On November 15, EPA posted its pre-publication version of the Final Rule re-classifying aerosol cans as “universal waste” under the Resource Conservation and Recovery Act (RCRA), which finalizes EPA’s March 16, 2018 proposal (83 Fed. Reg. 11,654).  As discussed in our prior blog post regarding the proposal, many aerosol cans have historically been classified as hazardous waste because of their ignitability, and thus often are subject to stringent regulations related to handling, transportation, and disposal.

Universal waste is a sub-category of RCRA regulated hazardous waste that allows certain widely generated products, such as batteries, certain pesticides, and lamps, to qualify for less stringent regulation than the traditional hazardous waste regime.  The Final Rule is intended by EPA to ease regulatory burdens on retail stores and others that discard hazardous waste aerosol cans by providing an optional pathway for streamlined waste management treatment; promote the collection and recycling of these cans; and encourage the development of municipal and commercial programs to reduce the quantity of aerosol cans going to municipal solid waste landfills or combustors. 

Key provisions of the Final Rule are described below.

Description of Aerosol Cans

Under the Final Rule, “aerosol can” means “a non-refillable receptacle containing a gas compressed, liquefied or dissolved under pressure, the sole purpose of which is to expel a liquid, paste, or powder and fitted with a self-closing release device allowing the contents to be ejected by the gas.”  Aerosol cans that are damaged or leaking may be characterized as universal waste as long as they are packaged in a separate closed container, overpacked with absorbents, or immediately punctured and drained in accordance with drainage requirements (see 40 CFR 273.13(e)(2) and 40 CFR 273.33(e)(2)).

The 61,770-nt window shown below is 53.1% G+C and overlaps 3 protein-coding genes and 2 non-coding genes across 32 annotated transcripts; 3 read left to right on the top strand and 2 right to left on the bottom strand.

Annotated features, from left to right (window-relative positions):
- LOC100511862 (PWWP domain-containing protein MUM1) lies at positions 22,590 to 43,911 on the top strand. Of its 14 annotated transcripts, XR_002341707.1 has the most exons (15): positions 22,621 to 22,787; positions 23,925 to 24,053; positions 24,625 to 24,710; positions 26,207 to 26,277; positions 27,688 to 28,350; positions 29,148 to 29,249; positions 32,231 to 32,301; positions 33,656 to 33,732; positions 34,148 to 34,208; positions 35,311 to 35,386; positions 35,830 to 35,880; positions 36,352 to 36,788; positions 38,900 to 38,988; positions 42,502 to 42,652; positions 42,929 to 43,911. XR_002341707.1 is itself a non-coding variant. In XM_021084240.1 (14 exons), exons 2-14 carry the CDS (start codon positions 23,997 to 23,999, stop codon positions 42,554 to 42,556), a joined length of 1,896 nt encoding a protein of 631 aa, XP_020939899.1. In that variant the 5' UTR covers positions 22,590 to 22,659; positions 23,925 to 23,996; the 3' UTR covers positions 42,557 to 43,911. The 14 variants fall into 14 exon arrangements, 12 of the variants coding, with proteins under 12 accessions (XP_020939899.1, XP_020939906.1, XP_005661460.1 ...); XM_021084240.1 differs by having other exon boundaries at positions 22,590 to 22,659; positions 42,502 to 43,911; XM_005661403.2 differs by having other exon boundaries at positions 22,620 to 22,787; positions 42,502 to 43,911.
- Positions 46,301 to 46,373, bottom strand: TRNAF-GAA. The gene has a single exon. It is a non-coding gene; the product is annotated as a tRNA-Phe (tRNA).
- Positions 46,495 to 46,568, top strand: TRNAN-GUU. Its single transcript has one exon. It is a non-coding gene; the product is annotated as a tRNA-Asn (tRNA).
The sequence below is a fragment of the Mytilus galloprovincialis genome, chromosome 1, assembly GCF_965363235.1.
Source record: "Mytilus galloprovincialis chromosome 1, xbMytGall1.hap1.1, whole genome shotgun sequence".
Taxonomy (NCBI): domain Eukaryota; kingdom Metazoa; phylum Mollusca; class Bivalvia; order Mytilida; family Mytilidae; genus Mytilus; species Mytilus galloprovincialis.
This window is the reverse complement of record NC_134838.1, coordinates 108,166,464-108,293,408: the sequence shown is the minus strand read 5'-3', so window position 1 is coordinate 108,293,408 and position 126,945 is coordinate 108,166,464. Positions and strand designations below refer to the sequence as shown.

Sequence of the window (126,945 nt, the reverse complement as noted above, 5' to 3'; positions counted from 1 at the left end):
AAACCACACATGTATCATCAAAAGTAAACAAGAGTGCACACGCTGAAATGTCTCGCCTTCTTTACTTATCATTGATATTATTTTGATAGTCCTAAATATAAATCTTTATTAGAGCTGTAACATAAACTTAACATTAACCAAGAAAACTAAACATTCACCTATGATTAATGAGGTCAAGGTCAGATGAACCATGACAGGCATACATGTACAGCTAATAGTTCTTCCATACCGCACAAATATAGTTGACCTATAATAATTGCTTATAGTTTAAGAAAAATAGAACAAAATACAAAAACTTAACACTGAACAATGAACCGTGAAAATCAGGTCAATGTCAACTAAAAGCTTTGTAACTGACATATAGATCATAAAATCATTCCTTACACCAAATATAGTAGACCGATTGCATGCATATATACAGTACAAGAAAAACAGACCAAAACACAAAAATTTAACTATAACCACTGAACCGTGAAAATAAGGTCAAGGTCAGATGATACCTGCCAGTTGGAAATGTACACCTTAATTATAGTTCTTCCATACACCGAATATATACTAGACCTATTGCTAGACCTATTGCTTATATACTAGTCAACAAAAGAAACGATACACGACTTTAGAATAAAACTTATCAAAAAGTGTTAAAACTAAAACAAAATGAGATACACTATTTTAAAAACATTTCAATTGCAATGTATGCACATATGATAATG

Aerosol cans that are not subject to hazardous waste requirements because they are either not solid waste, not hazardous waste, or they meet the definition of an empty container are not subject to the Final Rule.  However, for ease of operations, handlers may choose to manage aerosol cans that are not subject to the hazardous waste rules as universal waste.

Management Requirements for Aerosol Cans Under the Final Rule

The Final Rule follows many of the general universal waste requirements for large quantity handlers of universal waste (“LQHUW”) (those who handle more than 5,000 kilograms of total universal waste at one time) and small quantity handlers of universal waste (“SQHUW”) (those who handle less than 5,000 kilograms of total universal waste at one time) found in 40 CFR 273.13 and 273.33.  This means that to take advantage of managing aerosol cans as universal waste rather than complying with full hazardous waste requirements, the handler must comply with specific requirements.  For both LQHUWs and SQHUWs, these requirements include waste management standards such as labeling and marking, accumulation container requirements (must be structurally sound and compatible with contents of the can, showing no evidence of damage), accumulation time limits (one year), employee training, responses to releases, requirements related to off-site shipments, and export requirements.